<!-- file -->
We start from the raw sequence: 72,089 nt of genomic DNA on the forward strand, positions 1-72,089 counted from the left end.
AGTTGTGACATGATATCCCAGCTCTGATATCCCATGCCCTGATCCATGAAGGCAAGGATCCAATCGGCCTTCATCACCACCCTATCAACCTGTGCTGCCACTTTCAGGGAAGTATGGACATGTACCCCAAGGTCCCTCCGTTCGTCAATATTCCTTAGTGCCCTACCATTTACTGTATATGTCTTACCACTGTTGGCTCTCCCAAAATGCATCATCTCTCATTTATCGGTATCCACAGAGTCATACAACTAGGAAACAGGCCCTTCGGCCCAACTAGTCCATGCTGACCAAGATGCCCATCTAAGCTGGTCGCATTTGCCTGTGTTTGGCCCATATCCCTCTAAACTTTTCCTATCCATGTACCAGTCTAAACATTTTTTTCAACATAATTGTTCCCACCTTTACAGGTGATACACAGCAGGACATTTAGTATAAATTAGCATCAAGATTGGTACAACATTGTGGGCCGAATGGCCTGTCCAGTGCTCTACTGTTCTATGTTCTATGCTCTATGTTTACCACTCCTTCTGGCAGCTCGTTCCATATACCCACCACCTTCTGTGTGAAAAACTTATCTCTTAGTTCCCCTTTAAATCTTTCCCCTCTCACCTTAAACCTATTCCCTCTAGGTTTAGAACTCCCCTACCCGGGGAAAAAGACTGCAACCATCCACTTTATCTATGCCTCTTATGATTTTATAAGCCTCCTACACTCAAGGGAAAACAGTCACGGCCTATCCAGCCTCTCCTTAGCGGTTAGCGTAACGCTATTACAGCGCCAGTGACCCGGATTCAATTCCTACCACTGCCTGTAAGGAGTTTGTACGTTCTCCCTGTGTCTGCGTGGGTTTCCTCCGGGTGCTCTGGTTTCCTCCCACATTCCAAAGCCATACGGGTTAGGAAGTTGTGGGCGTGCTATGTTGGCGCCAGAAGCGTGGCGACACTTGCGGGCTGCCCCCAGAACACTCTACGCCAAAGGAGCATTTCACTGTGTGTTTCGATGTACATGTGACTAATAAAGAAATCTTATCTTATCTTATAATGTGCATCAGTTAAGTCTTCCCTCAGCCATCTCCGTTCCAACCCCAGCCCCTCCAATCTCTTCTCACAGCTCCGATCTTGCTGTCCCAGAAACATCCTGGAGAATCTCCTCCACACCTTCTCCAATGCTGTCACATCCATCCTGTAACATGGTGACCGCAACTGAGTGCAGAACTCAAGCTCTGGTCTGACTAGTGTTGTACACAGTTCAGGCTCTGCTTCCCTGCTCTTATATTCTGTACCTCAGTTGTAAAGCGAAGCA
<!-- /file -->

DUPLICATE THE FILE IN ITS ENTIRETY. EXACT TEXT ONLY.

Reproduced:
We start from the raw sequence: 72,089 nt of genomic DNA on the forward strand, positions 1-72,089 counted from the left end.
AGTTGTGACATGATATCCCAGCTCTGATATCCCATGCCCTGATCCATGAAGGCAAGGATCCAATCGGCCTTCATCACCACCCTATCAACCTGTGCTGCCACTTTCAGGGAAGTATGGACATGTACCCCAAGGTCCCTCCGTTCGTCAATATTCCTTAGTGCCCTACCATTTACTGTATATGTCTTACCACTGTTGGCTCTCCCAAAATGCATCATCTCTCATTTATCGGTATCCACAGAGTCATACAACTAGGAAACAGGCCCTTCGGCCCAACTAGTCCATGCTGACCAAGATGCCCATCTAAGCTGGTCGCATTTGCCTGTGTTTGGCCCATATCCCTCTAAACTTTTCCTATCCATGTACCAGTCTAAACATTTTTTTCAACATAATTGTTCCCACCTTTACAGGTGATACACAGCAGGACATTTAGTATAAATTAGCATCAAGATTGGTACAACATTGTGGGCCGAATGGCCTGTCCAGTGCTCTACTGTTCTATGTTCTATGCTCTATGTTTACCACTCCTTCTGGCAGCTCGTTCCATATACCCACCACCTTCTGTGTGAAAAACTTATCTCTTAGTTCCCCTTTAAATCTTTCCCCTCTCACCTTAAACCTATTCCCTCTAGGTTTAGAACTCCCCTACCCGGGGAAAAAGACTGCAACCATCCACTTTATCTATGCCTCTTATGATTTTATAAGCCTCCTACACTCAAGGGAAAACAGTCACGGCCTATCCAGCCTCTCCTTAGCGGTTAGCGTAACGCTATTACAGCGCCAGTGACCCGGATTCAATTCCTACCACTGCCTGTAAGGAGTTTGTACGTTCTCCCTGTGTCTGCGTGGGTTTCCTCCGGGTGCTCTGGTTTCCTCCCACATTCCAAAGCCATACGGGTTAGGAAGTTGTGGGCGTGCTATGTTGGCGCCAGAAGCGTGGCGACACTTGCGGGCTGCCCCCAGAACACTCTACGCCAAAGGAGCATTTCACTGTGTGTTTCGATGTACATGTGACTAATAAAGAAATCTTATCTTATCTTATAATGTGCATCAGTTAAGTCTTCCCTCAGCCATCTCCGTTCCAACCCCAGCCCCTCCAATCTCTTCTCACAGCTCCGATCTTGCTGTCCCAGAAACATCCTGGAGAATCTCCTCCACACCTTCTCCAATGCTGTCACATCCATCCTGTAACATGGTGACCGCAACTGAGTGCAGAACTCAAGCTCTGGTCTGACTAGTGTTGTACACAGTTCAGGCTCTGCTTCCCTGCTCTTATATTCTGTACCTCAGTTGTAAAGCGAAGCA